Argument

Quad Summit’s Vaccine Deal Is Biden’s Bold First Move in Asia

It’s a smart step to counter China, but the next ones won’t be as easy.

U.S. President Joe Biden talks to the leaders of India, Japan, and Australia at the Quad summit.
U.S. President Joe Biden, Japanese Prime Minister Yoshihide Suga, Indian Prime Minister Narendra Modi, and Australian Prime Minister Scott Morrison meet at the virtual Quad summit, photographed at Suga's official residence in Tokyo on March 12. KIYOSHI OTA/POOL/AFP via Getty Images

On Friday morning, U.S. President Joe Biden is hosting the first-ever Quad summit with Japanese Prime Minister Yoshihide Suga, Indian Prime Minister Narendra Modi, and Australian Prime Minister Scott Morrison. The deliverables are set to be impressive: In addition to the maritime security cooperation usually associated with the Quad—short for Quadrilateral Security Dialogue—Biden and his counterparts will agree on a major initiative for the region on COVID-19, officials familiar with the discussions say. With U.S. biotechnology, Japanese funding, Indian production, and Australian logistics, the four leaders will commit to providing 1 billion doses of vaccine to Southeast Asia, the region most directly exposed to Chinese pressure and expansionism.

After months of Beijing’s self-congratulatory “wolf warrior” diplomacy leveraging its successes in handling the pandemic, the maritime democracies in the Indo-Pacific will thereby deliver a stunning coup that is likely to permanently reverse the vaccine diplomacy wars. The four leaders will also agree to strengthen cooperation on securing supplies of rare-earth metals, driven by wariness of dependence on China for these critical inputs to technology and defense production at a time when Beijing is slapping boycotts on any country that displeases it.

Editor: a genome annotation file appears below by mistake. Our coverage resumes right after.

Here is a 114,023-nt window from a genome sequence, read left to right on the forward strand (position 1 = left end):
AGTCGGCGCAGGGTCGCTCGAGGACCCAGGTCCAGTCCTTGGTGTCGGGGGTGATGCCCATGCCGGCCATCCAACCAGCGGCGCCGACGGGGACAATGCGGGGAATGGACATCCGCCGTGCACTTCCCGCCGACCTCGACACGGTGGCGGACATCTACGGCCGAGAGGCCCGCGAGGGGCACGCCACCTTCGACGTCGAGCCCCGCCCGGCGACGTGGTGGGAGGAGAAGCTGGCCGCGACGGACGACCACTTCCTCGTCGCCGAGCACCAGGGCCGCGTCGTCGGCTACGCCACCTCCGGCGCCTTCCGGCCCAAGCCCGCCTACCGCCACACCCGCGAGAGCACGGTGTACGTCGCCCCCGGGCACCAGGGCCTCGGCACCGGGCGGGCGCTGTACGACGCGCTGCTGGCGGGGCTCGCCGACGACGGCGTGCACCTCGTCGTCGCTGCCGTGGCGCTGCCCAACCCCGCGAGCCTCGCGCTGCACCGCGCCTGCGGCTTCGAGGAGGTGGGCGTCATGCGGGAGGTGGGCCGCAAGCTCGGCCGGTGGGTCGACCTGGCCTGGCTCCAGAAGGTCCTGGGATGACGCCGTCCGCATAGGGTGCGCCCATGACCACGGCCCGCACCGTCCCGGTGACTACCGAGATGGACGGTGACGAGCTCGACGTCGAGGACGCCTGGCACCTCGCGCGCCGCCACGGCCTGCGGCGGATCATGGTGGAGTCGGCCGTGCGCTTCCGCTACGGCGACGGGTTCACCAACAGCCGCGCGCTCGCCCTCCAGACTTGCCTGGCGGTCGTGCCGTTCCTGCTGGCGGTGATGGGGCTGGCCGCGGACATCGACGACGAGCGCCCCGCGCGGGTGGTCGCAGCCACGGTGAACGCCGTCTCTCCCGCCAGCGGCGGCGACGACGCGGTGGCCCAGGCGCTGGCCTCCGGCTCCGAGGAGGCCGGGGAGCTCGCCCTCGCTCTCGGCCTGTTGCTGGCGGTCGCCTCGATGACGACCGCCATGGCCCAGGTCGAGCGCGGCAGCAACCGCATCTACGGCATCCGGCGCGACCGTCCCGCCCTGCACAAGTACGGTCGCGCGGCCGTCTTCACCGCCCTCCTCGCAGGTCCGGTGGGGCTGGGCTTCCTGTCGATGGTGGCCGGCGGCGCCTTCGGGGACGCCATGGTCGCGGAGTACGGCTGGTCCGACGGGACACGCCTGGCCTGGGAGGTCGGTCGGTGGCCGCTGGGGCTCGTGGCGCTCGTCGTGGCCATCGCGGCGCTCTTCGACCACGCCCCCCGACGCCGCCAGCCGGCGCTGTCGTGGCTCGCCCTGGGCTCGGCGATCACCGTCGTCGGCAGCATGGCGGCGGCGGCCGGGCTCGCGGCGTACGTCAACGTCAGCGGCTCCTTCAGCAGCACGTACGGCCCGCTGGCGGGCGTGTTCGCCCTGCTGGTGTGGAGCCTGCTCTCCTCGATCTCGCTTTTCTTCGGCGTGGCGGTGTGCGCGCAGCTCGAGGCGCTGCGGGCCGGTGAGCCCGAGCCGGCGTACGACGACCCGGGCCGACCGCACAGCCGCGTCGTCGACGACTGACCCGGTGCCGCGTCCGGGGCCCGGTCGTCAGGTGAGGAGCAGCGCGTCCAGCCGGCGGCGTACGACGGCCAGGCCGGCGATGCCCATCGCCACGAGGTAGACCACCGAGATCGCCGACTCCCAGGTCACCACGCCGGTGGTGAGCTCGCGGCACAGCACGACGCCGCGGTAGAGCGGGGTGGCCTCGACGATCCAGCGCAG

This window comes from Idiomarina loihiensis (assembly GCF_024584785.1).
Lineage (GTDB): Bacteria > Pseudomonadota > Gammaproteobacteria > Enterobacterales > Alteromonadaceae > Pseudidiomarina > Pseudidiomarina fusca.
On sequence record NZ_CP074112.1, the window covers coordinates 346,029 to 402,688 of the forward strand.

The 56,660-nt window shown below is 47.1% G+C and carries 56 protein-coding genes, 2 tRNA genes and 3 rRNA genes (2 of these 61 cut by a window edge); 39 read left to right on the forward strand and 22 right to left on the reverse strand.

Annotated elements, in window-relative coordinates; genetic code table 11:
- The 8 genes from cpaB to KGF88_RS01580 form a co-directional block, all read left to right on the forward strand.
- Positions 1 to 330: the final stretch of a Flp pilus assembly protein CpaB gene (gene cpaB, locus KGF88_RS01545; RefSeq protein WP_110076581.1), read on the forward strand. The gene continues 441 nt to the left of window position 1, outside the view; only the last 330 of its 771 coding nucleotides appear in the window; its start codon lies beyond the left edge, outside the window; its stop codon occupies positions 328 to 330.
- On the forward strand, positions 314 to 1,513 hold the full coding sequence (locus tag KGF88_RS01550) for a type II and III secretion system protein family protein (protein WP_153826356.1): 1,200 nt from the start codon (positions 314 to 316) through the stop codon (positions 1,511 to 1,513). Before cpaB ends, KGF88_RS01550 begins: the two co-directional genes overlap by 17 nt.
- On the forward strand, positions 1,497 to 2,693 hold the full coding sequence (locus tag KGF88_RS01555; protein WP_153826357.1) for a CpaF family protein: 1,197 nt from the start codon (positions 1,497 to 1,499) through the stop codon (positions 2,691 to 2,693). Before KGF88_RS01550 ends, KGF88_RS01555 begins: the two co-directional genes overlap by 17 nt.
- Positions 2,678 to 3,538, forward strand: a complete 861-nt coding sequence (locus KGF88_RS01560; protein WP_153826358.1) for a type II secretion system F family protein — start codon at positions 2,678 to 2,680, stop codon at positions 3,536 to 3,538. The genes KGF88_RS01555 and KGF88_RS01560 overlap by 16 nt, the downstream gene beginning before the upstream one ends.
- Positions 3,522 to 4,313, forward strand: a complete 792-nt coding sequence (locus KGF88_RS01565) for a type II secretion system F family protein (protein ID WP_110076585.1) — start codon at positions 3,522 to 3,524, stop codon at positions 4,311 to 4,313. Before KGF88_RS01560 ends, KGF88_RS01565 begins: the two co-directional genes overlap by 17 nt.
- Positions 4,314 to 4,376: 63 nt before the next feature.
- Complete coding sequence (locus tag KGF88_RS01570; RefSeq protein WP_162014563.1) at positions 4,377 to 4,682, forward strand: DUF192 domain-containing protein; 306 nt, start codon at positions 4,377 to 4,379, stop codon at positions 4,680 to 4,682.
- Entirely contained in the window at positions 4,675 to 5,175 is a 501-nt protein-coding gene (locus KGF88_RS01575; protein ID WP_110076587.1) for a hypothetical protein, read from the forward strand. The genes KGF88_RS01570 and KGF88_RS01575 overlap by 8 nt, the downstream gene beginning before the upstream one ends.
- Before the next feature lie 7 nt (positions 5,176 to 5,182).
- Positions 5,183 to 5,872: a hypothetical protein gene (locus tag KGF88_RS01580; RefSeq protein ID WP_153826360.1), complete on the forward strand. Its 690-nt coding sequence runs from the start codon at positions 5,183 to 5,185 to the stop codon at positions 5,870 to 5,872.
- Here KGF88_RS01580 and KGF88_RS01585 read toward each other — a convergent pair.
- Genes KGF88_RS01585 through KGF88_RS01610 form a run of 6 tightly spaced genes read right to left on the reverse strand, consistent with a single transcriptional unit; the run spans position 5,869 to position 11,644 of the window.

The logic of this play is obvious when one thinks about it. What most U.S. allies want in Asia is for the United States to come back to a leadership role in regional trade and rule-making. But that avenue is closed off for now—it has become obvious that the Biden administration is not ready to use its scarce political capital to rejoin the Trans-Pacific Partnership (now called the Comprehensive and Progressive Agreement for Trans-Pacific Partnership, or CPTPP). Similarly, robust U.S. defense spending and redeployment would also blunt China’s growing pressure on India, Japan, and Southeast Asia, but Democrats in the U.S. Congress are still divided on that issue. Biden’s foreign-policy team is solidly Atlanticist and had hoped for an early win with Europe following Trump’s scorched-earth approach to Brussels, but the Europeans are still confused about China—as Biden found at the Munich Security Conference on Feb. 19, when he publicly proposed trans-Atlantic cooperation on China and both German Chancellor Angela Merkel and French President Emmanuel Macron responded by talking about anything but China.

The Southeast Asians, on the other hand, were quietly telling all four Quad countries exactly what they really needed now: help on COVID-19. So the answer may have been obvious in retrospect, but the diplomatic hustle that led to this Quad summit was still impressive.

Friday’s Quad summit should also silence the many critics of this grouping of countries. Then-Japanese Prime Minister Shinzo Abe first pushed for a Quad summit in 2006 following the four countries’ success at rapidly forming a task force to deliver humanitarian and disaster relief across South and Southeast Asia after the 2004 tsunami. But after a halting first meeting of diplomats, all four governments quietly put the Quad summit idea to bed. The Bush administration was reeling from Iraq; Japan was now led by a more cautious government under Abe’s successor, Yasuo Fukuda; Australia had also transitioned to a skeptical Labor Party government; and India was angry at the new Australian government for cutting off uranium exports.